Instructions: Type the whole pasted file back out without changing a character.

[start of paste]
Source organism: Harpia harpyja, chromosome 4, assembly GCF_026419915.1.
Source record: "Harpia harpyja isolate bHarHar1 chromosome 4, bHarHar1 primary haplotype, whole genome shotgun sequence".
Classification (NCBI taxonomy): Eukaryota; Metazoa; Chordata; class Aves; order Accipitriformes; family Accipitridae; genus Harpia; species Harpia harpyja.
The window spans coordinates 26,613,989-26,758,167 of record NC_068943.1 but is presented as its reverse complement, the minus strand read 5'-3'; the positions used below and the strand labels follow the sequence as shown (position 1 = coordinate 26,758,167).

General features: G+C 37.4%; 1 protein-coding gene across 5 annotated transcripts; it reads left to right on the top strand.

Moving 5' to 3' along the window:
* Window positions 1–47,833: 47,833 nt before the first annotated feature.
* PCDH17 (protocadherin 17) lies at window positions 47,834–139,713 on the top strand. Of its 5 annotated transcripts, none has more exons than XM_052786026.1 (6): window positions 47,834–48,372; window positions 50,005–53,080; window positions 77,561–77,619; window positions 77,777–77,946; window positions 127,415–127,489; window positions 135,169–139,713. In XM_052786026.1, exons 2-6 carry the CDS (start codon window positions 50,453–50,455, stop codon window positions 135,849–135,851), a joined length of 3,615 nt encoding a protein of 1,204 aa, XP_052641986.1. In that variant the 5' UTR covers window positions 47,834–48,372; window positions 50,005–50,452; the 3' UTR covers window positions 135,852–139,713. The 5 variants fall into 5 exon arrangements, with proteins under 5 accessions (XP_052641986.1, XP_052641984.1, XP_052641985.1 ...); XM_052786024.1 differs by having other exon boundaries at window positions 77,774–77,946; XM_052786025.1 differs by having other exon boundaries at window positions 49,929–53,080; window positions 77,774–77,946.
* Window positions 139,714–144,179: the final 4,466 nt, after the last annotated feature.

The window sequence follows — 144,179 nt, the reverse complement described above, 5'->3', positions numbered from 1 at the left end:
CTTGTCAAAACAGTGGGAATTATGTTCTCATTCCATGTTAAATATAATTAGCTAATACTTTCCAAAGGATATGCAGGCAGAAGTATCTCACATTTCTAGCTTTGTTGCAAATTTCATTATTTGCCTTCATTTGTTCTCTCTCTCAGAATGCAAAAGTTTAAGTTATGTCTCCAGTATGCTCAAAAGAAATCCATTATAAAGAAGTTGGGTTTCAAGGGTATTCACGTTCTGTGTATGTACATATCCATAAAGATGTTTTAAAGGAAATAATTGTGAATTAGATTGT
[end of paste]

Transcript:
Source organism: Harpia harpyja, chromosome 4, assembly GCF_026419915.1.
Source record: "Harpia harpyja isolate bHarHar1 chromosome 4, bHarHar1 primary haplotype, whole genome shotgun sequence".
Classification (NCBI taxonomy): Eukaryota; Metazoa; Chordata; class Aves; order Accipitriformes; family Accipitridae; genus Harpia; species Harpia harpyja.
The window spans coordinates 26,613,989-26,758,167 of record NC_068943.1 but is presented as its reverse complement, the minus strand read 5'-3'; the positions used below and the strand labels follow the sequence as shown (position 1 = coordinate 26,758,167).

General features: G+C 37.4%; 1 protein-coding gene across 5 annotated transcripts; it reads left to right on the top strand.

Moving 5' to 3' along the window:
* Window positions 1–47,833: 47,833 nt before the first annotated feature.
* PCDH17 (protocadherin 17) lies at window positions 47,834–139,713 on the top strand. Of its 5 annotated transcripts, none has more exons than XM_052786026.1 (6): window positions 47,834–48,372; window positions 50,005–53,080; window positions 77,561–77,619; window positions 77,777–77,946; window positions 127,415–127,489; window positions 135,169–139,713. In XM_052786026.1, exons 2-6 carry the CDS (start codon window positions 50,453–50,455, stop codon window positions 135,849–135,851), a joined length of 3,615 nt encoding a protein of 1,204 aa, XP_052641986.1. In that variant the 5' UTR covers window positions 47,834–48,372; window positions 50,005–50,452; the 3' UTR covers window positions 135,852–139,713. The 5 variants fall into 5 exon arrangements, with proteins under 5 accessions (XP_052641986.1, XP_052641984.1, XP_052641985.1 ...); XM_052786024.1 differs by having other exon boundaries at window positions 77,774–77,946; XM_052786025.1 differs by having other exon boundaries at window positions 49,929–53,080; window positions 77,774–77,946.
* Window positions 139,714–144,179: the final 4,466 nt, after the last annotated feature.

The window sequence follows — 144,179 nt, the reverse complement described above, 5'->3', positions numbered from 1 at the left end:
CTTGTCAAAACAGTGGGAATTATGTTCTCATTCCATGTTAAATATAATTAGCTAATACTTTCCAAAGGATATGCAGGCAGAAGTATCTCACATTTCTAGCTTTGTTGCAAATTTCATTATTTGCCTTCATTTGTTCTCTCTCTCAGAATGCAAAAGTTTAAGTTATGTCTCCAGTATGCTCAAAAGAAATCCATTATAAAGAAGTTGGGTTTCAAGGGTATTCACGTTCTGTGTATGTACATATCCATAAAGATGTTTTAAAGGAAATAATTGTGAATTAGATTGT